物気色 11・11 ~ contemporary art’s blind spot: spirit signs
At the end of this week our good friend the artist and poet, Stephen Gill, will be displaying his ike’ishi or “live stones” along with eight other artists at the Yukososha gallery. Stephen says,
…for the first time this year in Kyoto, I will be showing some new ike’ishi works in a group show entitled ‘Spirit Signs’, along with Takahiro Kondo and others. The gallery is an extremely old farmhouse near Daitokuji. If you can find the time, please drop in and see the show. I will be there most of the day on Nov. 11 and 13. The show opens on 11th and closes on 13th – very short, so don’t miss it! Go to the site link for the complete flier, both front and back. The opening hours and a map are included. Hope to see you and hope you enjoy it.
Stephen collects beautiful stones from all over the world and arranges them in an original art form he calls ike’ishi (生け石). 石 – ishi means “stone”, and 生け ike comes from the verb 生ける which means to “arrange” living things. This is the same character used to write ike’bana (生け花 or flower arrangement). Stephen will be exhibiting along with eight other artists who, working in a variety of disciplines, seek to express a numinous or spiritual quality in material objects. Though I have had a private tour of his studio, I haven’t yet had an opportunity to see Stephen’s works in exhibition before, so this is a must-see for me!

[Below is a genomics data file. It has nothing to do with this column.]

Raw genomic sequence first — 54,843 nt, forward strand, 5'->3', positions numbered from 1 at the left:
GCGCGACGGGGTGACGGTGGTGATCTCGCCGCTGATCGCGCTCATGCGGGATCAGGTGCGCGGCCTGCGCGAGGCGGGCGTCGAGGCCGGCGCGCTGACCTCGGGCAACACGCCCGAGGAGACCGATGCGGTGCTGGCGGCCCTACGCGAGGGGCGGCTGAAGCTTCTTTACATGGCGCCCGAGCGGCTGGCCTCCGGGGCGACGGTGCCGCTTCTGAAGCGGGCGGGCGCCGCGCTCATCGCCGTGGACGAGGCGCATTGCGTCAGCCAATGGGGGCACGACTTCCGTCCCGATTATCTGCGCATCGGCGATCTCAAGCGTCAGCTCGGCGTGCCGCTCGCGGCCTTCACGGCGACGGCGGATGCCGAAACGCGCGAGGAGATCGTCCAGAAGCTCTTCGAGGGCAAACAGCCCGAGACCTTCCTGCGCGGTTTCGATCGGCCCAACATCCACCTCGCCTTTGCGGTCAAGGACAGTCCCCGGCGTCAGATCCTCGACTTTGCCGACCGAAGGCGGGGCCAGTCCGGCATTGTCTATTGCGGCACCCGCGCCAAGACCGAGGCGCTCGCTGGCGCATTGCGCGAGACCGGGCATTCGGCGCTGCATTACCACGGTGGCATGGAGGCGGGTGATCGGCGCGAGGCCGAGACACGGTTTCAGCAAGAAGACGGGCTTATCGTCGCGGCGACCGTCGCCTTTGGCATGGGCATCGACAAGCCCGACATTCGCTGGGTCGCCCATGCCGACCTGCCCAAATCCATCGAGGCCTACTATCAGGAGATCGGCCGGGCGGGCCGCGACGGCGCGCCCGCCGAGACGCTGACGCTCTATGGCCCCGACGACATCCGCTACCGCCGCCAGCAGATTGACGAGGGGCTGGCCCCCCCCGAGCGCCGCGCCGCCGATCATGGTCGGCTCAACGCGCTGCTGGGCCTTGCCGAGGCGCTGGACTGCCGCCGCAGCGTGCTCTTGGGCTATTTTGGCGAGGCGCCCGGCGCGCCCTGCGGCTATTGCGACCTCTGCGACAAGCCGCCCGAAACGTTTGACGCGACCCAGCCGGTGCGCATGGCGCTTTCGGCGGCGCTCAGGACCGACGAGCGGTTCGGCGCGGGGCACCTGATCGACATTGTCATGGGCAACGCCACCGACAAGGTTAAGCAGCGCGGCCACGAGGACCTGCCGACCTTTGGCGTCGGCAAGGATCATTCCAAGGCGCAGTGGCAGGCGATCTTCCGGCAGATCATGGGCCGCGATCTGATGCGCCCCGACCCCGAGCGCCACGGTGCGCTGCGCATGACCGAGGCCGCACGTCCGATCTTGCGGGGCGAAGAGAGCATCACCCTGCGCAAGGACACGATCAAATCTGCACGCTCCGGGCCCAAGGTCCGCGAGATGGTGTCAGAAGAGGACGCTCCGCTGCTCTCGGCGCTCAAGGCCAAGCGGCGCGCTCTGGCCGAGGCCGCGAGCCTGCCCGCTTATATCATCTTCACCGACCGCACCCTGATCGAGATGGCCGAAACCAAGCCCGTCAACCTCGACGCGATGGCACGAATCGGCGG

Here are the exhibition details:
Date & Time： Friday November 11th ～Sunday 13th 10am ~ 6pm （Until 5pm on Sunday)
Place：Yukososha (遊狐草舎), the aforementioned farmhouse which is near Daitoku Temple and about 15 minutes walk west from the north exit of Kitaoji Station. The map on the flier mentioned above is a bit hard to decipher so try this one.
Stephen Gill has previously appeared on this blog chiefly in his role as a conservationist, so here are some more biographical details:
Stephen Gill (poet’s name: Tito) graduated from London School of Oriental and African Studies with a degree in Japanese Language & Literature, and received a diploma in Gemology at Sir John Cass School of Art, London. Currently he is translating a gemstone dictionary, lecturing part-time at Kyoto University and making occasional radio programmes, whilst also continuing his activities as an artist, poet and conservationist. He is the originator of the art of stone arrangement which he calls 「生け石」 or “live stones”. A former committee member of the British Haiku Society, he currently leads the Hailstone Haiku Circle here in Kansai. His haiku has won several awards and in 1989 he won the Sony Prize for his BBC radio programme “Insect Musicians”.
Related: Briton aims to restore poets’ peak to former glory (Japan Times article on Stephen’s work on Mount Ogura)